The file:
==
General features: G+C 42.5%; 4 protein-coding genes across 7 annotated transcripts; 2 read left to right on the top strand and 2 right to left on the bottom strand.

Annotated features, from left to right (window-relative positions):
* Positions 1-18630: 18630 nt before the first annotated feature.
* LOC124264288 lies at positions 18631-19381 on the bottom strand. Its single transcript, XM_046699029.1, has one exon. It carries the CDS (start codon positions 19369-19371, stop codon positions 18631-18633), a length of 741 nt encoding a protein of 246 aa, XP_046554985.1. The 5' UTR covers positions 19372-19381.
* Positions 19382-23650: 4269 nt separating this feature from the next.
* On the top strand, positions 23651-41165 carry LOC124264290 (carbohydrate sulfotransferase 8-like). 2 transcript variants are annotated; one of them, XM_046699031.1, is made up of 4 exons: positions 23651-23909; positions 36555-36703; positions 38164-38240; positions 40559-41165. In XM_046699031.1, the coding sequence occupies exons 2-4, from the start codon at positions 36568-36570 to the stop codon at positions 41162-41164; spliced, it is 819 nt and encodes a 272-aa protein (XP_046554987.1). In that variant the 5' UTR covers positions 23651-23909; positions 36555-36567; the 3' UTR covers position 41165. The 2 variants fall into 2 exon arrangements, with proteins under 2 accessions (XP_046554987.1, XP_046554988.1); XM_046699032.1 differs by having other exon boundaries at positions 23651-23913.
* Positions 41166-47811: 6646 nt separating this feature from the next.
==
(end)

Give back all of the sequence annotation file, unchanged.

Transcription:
General features: G+C 42.5%; 4 protein-coding genes across 7 annotated transcripts; 2 read left to right on the top strand and 2 right to left on the bottom strand.

Annotated features, from left to right (window-relative positions):
* Positions 1-18630: 18630 nt before the first annotated feature.
* LOC124264288 lies at positions 18631-19381 on the bottom strand. Its single transcript, XM_046699029.1, has one exon. It carries the CDS (start codon positions 19369-19371, stop codon positions 18631-18633), a length of 741 nt encoding a protein of 246 aa, XP_046554985.1. The 5' UTR covers positions 19372-19381.
* Positions 19382-23650: 4269 nt separating this feature from the next.
* On the top strand, positions 23651-41165 carry LOC124264290 (carbohydrate sulfotransferase 8-like). 2 transcript variants are annotated; one of them, XM_046699031.1, is made up of 4 exons: positions 23651-23909; positions 36555-36703; positions 38164-38240; positions 40559-41165. In XM_046699031.1, the coding sequence occupies exons 2-4, from the start codon at positions 36568-36570 to the stop codon at positions 41162-41164; spliced, it is 819 nt and encodes a 272-aa protein (XP_046554987.1). In that variant the 5' UTR covers positions 23651-23909; positions 36555-36567; the 3' UTR covers position 41165. The 2 variants fall into 2 exon arrangements, with proteins under 2 accessions (XP_046554987.1, XP_046554988.1); XM_046699032.1 differs by having other exon boundaries at positions 23651-23913.
* Positions 41166-47811: 6646 nt separating this feature from the next.